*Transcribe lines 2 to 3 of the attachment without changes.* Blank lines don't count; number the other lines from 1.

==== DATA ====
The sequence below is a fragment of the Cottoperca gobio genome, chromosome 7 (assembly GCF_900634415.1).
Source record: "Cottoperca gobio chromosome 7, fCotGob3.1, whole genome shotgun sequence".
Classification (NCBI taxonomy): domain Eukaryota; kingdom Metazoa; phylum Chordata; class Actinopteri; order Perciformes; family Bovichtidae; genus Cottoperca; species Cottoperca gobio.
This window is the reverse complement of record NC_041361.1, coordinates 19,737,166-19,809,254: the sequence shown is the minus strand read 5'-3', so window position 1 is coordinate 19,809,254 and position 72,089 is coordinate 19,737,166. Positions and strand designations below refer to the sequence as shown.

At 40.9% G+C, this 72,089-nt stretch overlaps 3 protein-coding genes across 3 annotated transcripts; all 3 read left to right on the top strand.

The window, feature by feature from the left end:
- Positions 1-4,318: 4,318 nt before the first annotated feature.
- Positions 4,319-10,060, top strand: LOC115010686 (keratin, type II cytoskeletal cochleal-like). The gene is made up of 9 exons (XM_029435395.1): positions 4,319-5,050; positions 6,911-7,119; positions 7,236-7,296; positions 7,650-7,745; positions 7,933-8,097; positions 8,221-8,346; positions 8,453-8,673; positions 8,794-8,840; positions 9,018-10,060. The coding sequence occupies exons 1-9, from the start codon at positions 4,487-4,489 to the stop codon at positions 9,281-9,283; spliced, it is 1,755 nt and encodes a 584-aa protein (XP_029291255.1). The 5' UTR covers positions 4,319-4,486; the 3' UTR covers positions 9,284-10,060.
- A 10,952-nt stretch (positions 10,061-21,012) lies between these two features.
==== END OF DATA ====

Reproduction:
Source record: "Cottoperca gobio chromosome 7, fCotGob3.1, whole genome shotgun sequence".
Classification (NCBI taxonomy): domain Eukaryota; kingdom Metazoa; phylum Chordata; class Actinopteri; order Perciformes; family Bovichtidae; genus Cottoperca; species Cottoperca gobio.